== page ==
Exotic Species: Scotch Broom

Fabaceae (Pea family)

At a Glance

Scotch broom plant in bloom
Scotch broom is a shrub with bright yellow flowers and stiff, slender branches.

© Anne Tanne

  • Perennial shrub.
  • Strongly angled, green stems.
  • Small leaves occur together in groups of three.
  • Bright yellow flowers in leaf axils.
  • Fruit is a brownish-black pod with hairs only along the seams.
  • Drought-deciduous

Habitat and Ecology

Scotch broom (Cytisus scoparius) is found along the east and west coasts of North America and in Idaho, Montana, and Utah. Native to northern Africa and parts of Europe, it was first introduced to North America on the east coast and was later introduced to California as an ornamental. From the 1850s through the early 1900s, Scotch broom was frequently planted in gardens. Later, it was used for erosion control along highway cuts and fills.

Scotch broom flourishes in full sunlight in dry, sandy soils, but it can survive under a wide variety of soil conditions. However, it does not tend to survive in very arid or cold areas. Scotch broom invades dry hillsides, pastures, forest clearings, dry scrublands, dry riverbeds, and waterways. Several characteristics contribute to its success as an invasive plant: (1) although it loses its leaves during dry conditions, the photosynthetic tissue in its stems allows it to grow throughout the year; (2) its roots host nitrogen-fixing bacteria, which helps the plant to establish in nutrient-poor soils; and (3) it produces abundant seeds that remain viable in the soil for many years. In addition, Scotch broom is slightly toxic and unpalatable to livestock.

Distribution map for Scotch broom
Map of Scotch broom distribution from the USDA PLANTS database (https://plants.usda.gov/java/profile?symbol=CYSC4).

USDA

Description

Scotch broom is a bushy, drought-deciduous shrub that grows three to six feet tall. The green branches are sharply angled with five green ridges, and they are hairy when young and without hairs as they mature. Scotch broom reproduces vegetatively and by seed. The seed pods often open explosively, vaulting the seeds to some distance away. Two adaptations allow the seeds to disperse even further: (1) a hard seed coat that allows the seeds to survive rough transport through water, and (2) a fleshy structure rich in lipids and proteins that attracts ants. The ants carry the seeds back to their nests, creating dense infestations of scotch broom around ant nests. Scotch broom may also be dispersed by goats and horses digesting the seeds.

Leaves
The small leaves occur in groups of three. Each leaf is oblong and pointed at both ends. During drought, Scotch broom sheds its leaves.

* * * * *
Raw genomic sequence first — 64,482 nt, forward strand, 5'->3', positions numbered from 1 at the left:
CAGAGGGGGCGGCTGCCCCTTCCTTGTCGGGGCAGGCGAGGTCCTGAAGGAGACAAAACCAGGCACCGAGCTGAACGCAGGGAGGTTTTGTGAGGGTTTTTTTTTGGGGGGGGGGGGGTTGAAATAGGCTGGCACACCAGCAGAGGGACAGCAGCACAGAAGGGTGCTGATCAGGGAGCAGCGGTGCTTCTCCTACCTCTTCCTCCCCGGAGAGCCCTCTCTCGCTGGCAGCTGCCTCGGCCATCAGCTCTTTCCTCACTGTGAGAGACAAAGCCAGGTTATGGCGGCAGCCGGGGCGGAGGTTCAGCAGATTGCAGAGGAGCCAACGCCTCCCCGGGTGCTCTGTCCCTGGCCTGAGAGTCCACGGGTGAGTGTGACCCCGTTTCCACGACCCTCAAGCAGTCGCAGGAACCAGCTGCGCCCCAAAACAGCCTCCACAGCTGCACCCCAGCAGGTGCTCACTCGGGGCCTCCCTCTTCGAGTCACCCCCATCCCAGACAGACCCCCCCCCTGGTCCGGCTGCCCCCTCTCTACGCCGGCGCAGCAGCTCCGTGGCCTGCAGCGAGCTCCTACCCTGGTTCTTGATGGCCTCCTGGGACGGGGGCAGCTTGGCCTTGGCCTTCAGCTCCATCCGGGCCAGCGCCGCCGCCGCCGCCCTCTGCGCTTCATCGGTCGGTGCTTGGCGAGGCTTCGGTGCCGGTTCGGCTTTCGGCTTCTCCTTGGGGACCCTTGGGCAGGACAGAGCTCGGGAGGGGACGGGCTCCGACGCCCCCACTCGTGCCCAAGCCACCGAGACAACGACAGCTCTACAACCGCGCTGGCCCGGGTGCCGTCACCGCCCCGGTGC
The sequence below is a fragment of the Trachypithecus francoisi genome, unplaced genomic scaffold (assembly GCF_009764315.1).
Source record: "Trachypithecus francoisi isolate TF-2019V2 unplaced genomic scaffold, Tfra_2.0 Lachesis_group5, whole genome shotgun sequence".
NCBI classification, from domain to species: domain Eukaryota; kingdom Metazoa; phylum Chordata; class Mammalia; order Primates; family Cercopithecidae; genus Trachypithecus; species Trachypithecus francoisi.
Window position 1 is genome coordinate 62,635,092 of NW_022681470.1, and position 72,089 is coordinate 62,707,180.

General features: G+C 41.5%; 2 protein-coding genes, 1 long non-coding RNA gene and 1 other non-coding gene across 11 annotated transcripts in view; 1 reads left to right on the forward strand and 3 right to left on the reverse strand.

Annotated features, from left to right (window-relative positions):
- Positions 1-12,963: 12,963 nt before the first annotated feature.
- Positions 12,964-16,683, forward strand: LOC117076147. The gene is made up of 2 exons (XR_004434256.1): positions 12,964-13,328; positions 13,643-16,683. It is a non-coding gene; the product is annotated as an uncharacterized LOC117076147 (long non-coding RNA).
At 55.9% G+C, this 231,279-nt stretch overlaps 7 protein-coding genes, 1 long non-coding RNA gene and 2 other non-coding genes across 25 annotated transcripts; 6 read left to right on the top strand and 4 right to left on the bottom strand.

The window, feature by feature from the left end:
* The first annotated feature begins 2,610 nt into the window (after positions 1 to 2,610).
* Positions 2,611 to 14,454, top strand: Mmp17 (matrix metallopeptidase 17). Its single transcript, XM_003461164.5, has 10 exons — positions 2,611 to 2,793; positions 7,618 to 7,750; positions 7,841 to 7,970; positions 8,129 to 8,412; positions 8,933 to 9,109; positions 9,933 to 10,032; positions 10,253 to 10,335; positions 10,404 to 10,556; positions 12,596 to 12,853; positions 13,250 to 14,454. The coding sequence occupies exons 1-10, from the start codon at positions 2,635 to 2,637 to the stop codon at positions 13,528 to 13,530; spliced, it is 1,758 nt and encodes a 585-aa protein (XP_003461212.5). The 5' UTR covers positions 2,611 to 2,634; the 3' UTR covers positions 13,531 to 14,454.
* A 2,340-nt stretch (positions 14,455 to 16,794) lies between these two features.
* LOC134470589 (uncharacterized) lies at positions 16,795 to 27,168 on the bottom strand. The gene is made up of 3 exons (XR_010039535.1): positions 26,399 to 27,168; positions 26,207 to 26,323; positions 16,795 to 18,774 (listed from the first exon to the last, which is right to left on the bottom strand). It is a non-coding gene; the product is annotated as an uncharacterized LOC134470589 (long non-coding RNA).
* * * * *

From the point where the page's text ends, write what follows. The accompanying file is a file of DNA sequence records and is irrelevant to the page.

Yellow Scotch broom flowers (left) and blackish-brown fruit pods (right)
LEFT: Scotch broom flowers. RIGHT: The fruits are blackish-brown pods with hairs on the seams.

Flowers © Steve Dewey / Utah State University; Fruit pods © Gil Wojciech, Polish Forest Research Institute.

Flowers and Fruits
The bright yellow flowers are shaped like pea flowers. Each flower is usually located in the space between the leaf stem and the branch. The flowers bloom between April and June.

The fruit is a flat, brownish-black pod. The pod has long hairs along its seams, but nowhere else. The seeds inside the pod are shiny and greenish-brown to black in color.

Etymology

Cy’tisus comes from the Greek word kutisus, which was the name for a kind of clover. Scopar’ius means “broomlike”.

Ethnobotany

The dense mass of slim stems was once cut and made into brooms. Scotch broom was also used for a variety of other purposes, such as flavoring beer with a bitter taste, making a diuretic from an infusion of the leaves, and tanning leather.

Similar Species

Scotch broom can be confused with French broom (Genista monspessulana), Portuguese broom (Cystisus striatus), and common gorse (Ulex europaeus). All species occur in similar habitats, but their appearances differ slightly. French broom has pods with hairs all over and stems that are not ridged or green. Portuguese broom has paler yellow blossoms and silver seedpods that are densely covered with white hairs. Common gorse also has bright yellow flowers, but it is spiny and has small, hairy seedpods.

Control Methods

References

Bossard, C. 2000. Cytisus scoparius in Bossard, C. C., J. M. Randall, and M. C. Hoshovsky, editors. Invasive plants of California’s wildlands. University of California Press, Berkeley, CA. 

Charters, M. L. 2009. California plant names: Latin and Greek meanings and derivations. Available at http:// www.calflora.net/botanicalnames (accessed 24 March 2010).

Hoshovsky, M. 1986. Cytisus scoparius and Genista monspessulana in Element Stewardship Abstracts. The Nature Conservancy, Arlington, VA. Available at: http://www.imapinvasives.org/GIST/ESA/esapages/ documnts/cytisco.pdf (accessed 24 March 2010).

Meyer, S. E. 2008. Cytisus scoparius (L.) Link: Scotch broom. Pages 466-467 in Bonner, F. T., and R. P. Karrfalt, editors. The Woody Plant Seed Manual. Agricultural Handbook Number 727. U.S. Department of Agriculture, Forest Service, Washington, DC. p. 466-467. 

Zouhar, K. 2004. Cytisus scoparius, C. striatus. in Fire Effects Information System. US Department of Agriculture, Forest Service, Rocky Mountain Research Station, Fire Sciences Laboratory. Available at

https://www.fs.fed.us/database/feis/plants/shrub/cytspp/all.html 

 

 

Prepared by Kelly Reeves, Southern Colorado Plateau Network Inventory and Monitoring Program, 2010.

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